The axis C of the regulating wheel is at all times at right angles to the axis D of horizontal pivot pin 35 and the swivel plate 23 can be adjusted by screws 25 and 26 to a reference position where axis D is at right angles to axis A of the grinding wheel (and in a vertical plane E passing through the centers of pivot pin 24 and stud 27).

When the swivel plate is so positioned, the regulating wheel housing 32 can be tilted about axis D, thereby tilting the axis C of the regulating wheel relative to the top of the blade 41 and the axis A of the grinding wheel. When in thisposition, the regulating wheel can be trued as in conventional centerless grinding so that a cylinder resting on the blade and contacting the grinding wheel along a line will make contact with the regulating wheel along a line parallel: to the line of contact between the grinding wheel and the cylinder. This tilt of the regulating wheel, which is designated as angle 'fiin FIG. 3, imparts through-feed movementas indicated by arrow 47 to a workpiece on the blade, as in conventional centerless grinding.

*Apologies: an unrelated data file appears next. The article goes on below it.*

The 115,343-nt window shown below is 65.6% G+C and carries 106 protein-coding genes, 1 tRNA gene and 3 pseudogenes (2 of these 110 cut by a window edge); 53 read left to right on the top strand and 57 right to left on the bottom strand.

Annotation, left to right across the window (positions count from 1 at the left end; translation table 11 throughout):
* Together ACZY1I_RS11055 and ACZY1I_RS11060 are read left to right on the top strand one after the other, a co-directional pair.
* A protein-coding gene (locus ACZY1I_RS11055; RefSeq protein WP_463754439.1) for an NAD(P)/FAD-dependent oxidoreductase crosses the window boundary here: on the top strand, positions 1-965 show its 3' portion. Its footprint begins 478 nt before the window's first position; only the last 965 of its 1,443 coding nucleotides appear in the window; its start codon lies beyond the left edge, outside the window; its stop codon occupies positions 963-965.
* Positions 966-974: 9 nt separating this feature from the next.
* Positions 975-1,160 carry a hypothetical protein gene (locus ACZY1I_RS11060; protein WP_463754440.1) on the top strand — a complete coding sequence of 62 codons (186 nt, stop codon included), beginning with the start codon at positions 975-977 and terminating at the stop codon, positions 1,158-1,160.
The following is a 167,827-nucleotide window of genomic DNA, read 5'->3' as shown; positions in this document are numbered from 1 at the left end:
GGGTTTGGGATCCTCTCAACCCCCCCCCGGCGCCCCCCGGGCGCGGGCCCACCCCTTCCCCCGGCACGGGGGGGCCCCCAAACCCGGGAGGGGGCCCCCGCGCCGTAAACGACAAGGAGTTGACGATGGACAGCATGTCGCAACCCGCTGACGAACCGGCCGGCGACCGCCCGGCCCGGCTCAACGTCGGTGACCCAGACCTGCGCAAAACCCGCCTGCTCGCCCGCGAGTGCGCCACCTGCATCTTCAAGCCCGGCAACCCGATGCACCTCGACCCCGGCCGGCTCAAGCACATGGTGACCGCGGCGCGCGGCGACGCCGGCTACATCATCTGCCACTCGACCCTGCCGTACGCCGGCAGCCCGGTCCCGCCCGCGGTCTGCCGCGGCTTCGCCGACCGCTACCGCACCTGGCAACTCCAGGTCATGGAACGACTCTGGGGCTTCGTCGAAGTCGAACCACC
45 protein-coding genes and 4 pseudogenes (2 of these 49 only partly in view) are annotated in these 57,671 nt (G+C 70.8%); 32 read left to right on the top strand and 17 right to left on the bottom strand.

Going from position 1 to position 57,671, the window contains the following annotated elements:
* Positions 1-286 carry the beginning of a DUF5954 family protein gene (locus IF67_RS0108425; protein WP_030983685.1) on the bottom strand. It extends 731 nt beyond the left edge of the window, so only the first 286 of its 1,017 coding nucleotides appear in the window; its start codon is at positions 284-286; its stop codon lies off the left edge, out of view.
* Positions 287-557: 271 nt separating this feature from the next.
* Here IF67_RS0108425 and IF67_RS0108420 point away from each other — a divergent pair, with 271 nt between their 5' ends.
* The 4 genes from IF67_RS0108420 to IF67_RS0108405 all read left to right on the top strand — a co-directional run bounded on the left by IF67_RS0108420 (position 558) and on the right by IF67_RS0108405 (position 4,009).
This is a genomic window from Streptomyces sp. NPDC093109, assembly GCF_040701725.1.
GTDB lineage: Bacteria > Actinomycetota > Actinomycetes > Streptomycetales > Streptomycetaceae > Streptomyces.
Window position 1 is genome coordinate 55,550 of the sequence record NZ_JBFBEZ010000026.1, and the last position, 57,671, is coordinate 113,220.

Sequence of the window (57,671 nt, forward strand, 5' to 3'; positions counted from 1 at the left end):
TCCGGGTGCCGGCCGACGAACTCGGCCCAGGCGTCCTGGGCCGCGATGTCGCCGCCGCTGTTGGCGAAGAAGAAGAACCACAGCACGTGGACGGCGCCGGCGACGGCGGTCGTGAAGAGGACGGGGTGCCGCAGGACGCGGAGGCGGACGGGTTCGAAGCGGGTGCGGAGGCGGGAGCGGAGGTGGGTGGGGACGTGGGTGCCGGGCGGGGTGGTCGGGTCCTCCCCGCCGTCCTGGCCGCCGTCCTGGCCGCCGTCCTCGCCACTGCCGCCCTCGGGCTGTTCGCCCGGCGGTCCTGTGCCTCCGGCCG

In the present invention, however, an infeed component 48 (see FIG. is added to the movement of the workpiece as it traverses the spaced grinding faces 20 so that the workpiece will be continuously and progressively fed into the faces 20. In the mechanism illustrated, this infeed movement is accomplished by adjustment of rods 25 and 26 to swivel the plate23 about axis B of pin 24- through an angle a from the previously described reference position. This positions axis C ofthe regulating 7 wheel at an angle on to the axis of the grinding wheel, when viewed'in plan (FIG. 2), in addition to the angle 6 of tilt relative thereto, as viewed in elevation (EIG. 3). ;,In

4 this manner the surface of the regulating wheel at the grinding throat is inclined at angle a relative to the aligned peripheral faces 20 of the grinding wheel at the throat, and the surface of the regulating wheel near the exit end 43b of the throat will be closer to the grinding wheel than at the entrance end 43a of the throat.